Did Hess's folly change the war?

In the spring of 1941, Rudolph Hess, the second in command of Germany, crashed a plane in Scotland and was captured by the British. He was purportedly on a peace mission.
Is there any evidence that he carried any sensitive information with him?
Did this change the war in any sense? Did Germany delay its invasion of Russia?

Hess had largely been kept out of the loop even though he was Hitler’s deputy. It’s not entirely clear what Hess’s deal was, but he didn’t have any significant military information.

There is some doubt that Hess was really Hess: wiki:
*Since Hess’s death and during his imprisonment, speculation has existed about Prisoner 7’s true identity.

Richard Arnold-Baker, an MI6 interrogation officer, was assigned to question Hess because he spoke German and had lived there. While he never raised alarm about the man he was speaking to, his post-interrogation notes are peculiar. They suggest he was astonished at how little knowledge Hess had about German places and society. [9]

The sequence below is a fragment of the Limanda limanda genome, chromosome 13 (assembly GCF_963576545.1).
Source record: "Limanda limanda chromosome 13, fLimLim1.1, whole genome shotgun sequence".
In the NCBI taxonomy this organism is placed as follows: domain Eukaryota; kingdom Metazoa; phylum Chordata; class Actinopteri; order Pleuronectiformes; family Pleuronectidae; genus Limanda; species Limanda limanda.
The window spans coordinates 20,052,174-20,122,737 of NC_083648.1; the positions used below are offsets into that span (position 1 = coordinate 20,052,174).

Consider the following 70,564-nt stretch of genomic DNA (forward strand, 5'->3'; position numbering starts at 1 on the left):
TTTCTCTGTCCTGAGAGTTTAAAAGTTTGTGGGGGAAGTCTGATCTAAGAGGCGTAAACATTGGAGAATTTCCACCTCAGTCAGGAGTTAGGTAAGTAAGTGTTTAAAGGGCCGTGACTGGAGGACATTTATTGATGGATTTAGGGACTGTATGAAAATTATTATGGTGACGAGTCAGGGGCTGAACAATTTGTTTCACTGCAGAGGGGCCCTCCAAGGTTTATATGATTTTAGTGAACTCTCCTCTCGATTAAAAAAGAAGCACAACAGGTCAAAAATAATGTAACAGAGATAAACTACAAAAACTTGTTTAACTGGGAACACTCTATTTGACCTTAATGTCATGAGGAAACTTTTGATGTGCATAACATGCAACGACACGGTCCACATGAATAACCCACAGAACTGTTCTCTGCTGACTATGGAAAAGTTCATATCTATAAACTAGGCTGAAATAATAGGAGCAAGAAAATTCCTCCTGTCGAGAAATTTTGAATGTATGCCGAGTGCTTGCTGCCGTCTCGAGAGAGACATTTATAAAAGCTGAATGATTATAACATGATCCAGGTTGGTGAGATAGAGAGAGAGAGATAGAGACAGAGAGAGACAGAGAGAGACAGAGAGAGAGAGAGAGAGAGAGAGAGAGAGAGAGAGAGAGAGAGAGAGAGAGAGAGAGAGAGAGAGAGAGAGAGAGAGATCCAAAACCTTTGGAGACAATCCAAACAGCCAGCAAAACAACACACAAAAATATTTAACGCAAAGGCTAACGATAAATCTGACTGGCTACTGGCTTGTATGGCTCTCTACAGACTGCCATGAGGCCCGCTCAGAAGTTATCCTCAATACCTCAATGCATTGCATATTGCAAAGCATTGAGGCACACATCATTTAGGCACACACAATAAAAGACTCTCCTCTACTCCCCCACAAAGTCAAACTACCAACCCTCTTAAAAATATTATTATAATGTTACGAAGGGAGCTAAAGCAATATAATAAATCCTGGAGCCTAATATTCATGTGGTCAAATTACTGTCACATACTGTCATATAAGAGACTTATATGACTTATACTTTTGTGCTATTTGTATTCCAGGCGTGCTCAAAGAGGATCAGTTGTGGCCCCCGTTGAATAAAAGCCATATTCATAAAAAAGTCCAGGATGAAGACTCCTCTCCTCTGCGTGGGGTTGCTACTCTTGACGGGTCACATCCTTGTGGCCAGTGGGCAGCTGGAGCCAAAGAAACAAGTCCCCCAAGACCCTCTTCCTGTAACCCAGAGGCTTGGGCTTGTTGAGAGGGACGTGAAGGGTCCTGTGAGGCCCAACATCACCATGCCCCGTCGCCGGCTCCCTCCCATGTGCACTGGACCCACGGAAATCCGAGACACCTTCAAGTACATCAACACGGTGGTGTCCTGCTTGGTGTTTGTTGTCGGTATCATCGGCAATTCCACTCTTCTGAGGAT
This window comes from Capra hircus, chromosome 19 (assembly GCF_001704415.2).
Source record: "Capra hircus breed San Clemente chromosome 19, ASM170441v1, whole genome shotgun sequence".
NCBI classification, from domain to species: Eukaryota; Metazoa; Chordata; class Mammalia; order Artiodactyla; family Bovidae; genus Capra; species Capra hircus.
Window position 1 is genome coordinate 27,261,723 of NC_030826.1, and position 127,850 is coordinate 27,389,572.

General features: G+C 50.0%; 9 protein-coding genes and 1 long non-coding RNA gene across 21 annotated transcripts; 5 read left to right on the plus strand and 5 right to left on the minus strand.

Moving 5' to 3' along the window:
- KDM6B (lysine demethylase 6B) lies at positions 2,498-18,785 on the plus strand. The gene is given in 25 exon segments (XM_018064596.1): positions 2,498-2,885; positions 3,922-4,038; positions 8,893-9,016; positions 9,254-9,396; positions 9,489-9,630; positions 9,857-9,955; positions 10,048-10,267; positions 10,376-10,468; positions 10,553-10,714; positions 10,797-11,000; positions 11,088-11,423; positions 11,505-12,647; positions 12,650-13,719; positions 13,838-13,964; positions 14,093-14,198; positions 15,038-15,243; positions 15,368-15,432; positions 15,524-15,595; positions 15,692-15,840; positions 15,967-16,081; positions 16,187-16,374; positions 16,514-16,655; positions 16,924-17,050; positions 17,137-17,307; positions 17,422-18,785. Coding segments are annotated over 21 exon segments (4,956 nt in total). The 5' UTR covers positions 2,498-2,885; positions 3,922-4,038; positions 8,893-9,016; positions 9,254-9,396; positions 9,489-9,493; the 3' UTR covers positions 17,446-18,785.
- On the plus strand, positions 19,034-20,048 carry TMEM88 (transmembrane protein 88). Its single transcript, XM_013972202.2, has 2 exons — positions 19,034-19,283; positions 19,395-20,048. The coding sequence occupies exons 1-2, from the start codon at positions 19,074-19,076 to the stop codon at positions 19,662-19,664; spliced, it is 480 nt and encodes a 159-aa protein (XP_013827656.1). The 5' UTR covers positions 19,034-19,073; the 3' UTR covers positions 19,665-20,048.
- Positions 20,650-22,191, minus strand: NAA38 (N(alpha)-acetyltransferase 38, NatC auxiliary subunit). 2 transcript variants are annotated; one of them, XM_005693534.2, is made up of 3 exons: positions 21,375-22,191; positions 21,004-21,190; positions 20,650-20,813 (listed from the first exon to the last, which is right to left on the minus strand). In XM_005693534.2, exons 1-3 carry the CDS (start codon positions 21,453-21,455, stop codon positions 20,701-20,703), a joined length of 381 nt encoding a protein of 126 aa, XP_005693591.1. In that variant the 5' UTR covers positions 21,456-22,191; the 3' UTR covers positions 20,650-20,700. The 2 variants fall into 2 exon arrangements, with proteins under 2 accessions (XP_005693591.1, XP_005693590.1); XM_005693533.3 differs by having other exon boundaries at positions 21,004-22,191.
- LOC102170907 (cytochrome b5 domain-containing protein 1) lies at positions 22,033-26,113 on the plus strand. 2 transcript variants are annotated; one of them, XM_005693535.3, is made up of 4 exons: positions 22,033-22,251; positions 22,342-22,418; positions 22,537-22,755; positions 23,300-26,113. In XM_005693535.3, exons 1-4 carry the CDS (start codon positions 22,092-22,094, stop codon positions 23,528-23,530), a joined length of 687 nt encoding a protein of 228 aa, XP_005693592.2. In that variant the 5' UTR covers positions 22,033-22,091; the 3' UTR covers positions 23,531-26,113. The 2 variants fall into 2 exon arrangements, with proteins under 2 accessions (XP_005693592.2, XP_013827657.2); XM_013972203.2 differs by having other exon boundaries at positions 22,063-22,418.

Further doubt was raised when the surgeon in charge of Hess’s health in Spandau prison spoke out. British Army Doctor Hugh Thomas repeatedly claimed that the man he was looking after was not Hess. Not only did he not have wounds that he should have had, for example a WW1 bullet wound, he did not even know he should have had them. Army records and testimony from his wife clearly record several distinct features about Hess’s body which could not be found, even during two autopsies. Distressed that his concerns were ignored, Dr. Thomas investigated further and apparently discovered other discrepancies. One example was that Prisoner 7 was seemingly unsure about exactly where he had been posted during WW1. [*

:dubious: :dubious:

You know, if you’re going to quote Wikipedia, you should finish the exerpt: